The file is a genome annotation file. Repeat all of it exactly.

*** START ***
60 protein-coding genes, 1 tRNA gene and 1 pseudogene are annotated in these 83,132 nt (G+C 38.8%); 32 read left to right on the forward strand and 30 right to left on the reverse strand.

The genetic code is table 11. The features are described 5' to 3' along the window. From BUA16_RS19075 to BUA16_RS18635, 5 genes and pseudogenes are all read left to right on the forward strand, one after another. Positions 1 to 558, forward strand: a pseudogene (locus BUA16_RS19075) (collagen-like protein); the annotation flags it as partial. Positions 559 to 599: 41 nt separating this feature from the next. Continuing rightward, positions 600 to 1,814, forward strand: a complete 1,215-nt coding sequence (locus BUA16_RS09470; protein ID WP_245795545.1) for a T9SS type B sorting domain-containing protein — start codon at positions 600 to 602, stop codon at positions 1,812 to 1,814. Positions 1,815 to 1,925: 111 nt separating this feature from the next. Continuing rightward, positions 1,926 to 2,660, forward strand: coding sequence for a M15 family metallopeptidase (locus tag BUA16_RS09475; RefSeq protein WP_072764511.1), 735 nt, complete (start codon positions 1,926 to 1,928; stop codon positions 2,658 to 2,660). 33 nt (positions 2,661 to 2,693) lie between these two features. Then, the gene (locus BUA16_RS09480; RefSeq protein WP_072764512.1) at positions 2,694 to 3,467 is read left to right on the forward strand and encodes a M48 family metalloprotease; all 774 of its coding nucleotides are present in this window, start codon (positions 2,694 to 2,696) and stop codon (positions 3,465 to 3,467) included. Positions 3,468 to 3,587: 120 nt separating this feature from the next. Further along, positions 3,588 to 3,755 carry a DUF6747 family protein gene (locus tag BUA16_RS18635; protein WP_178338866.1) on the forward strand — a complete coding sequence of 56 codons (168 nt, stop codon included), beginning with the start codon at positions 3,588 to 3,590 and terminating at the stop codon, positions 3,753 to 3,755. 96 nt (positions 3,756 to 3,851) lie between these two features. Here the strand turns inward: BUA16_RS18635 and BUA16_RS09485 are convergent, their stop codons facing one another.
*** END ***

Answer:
60 protein-coding genes, 1 tRNA gene and 1 pseudogene are annotated in these 83,132 nt (G+C 38.8%); 32 read left to right on the forward strand and 30 right to left on the reverse strand.

The genetic code is table 11. The features are described 5' to 3' along the window. From BUA16_RS19075 to BUA16_RS18635, 5 genes and pseudogenes are all read left to right on the forward strand, one after another. Positions 1 to 558, forward strand: a pseudogene (locus BUA16_RS19075) (collagen-like protein); the annotation flags it as partial. Positions 559 to 599: 41 nt separating this feature from the next. Continuing rightward, positions 600 to 1,814, forward strand: a complete 1,215-nt coding sequence (locus BUA16_RS09470; protein ID WP_245795545.1) for a T9SS type B sorting domain-containing protein — start codon at positions 600 to 602, stop codon at positions 1,812 to 1,814. Positions 1,815 to 1,925: 111 nt separating this feature from the next. Continuing rightward, positions 1,926 to 2,660, forward strand: coding sequence for a M15 family metallopeptidase (locus tag BUA16_RS09475; RefSeq protein WP_072764511.1), 735 nt, complete (start codon positions 1,926 to 1,928; stop codon positions 2,658 to 2,660). 33 nt (positions 2,661 to 2,693) lie between these two features. Then, the gene (locus BUA16_RS09480; RefSeq protein WP_072764512.1) at positions 2,694 to 3,467 is read left to right on the forward strand and encodes a M48 family metalloprotease; all 774 of its coding nucleotides are present in this window, start codon (positions 2,694 to 2,696) and stop codon (positions 3,465 to 3,467) included. Positions 3,468 to 3,587: 120 nt separating this feature from the next. Further along, positions 3,588 to 3,755 carry a DUF6747 family protein gene (locus tag BUA16_RS18635; protein WP_178338866.1) on the forward strand — a complete coding sequence of 56 codons (168 nt, stop codon included), beginning with the start codon at positions 3,588 to 3,590 and terminating at the stop codon, positions 3,753 to 3,755. 96 nt (positions 3,756 to 3,851) lie between these two features. Here the strand turns inward: BUA16_RS18635 and BUA16_RS09485 are convergent, their stop codons facing one another.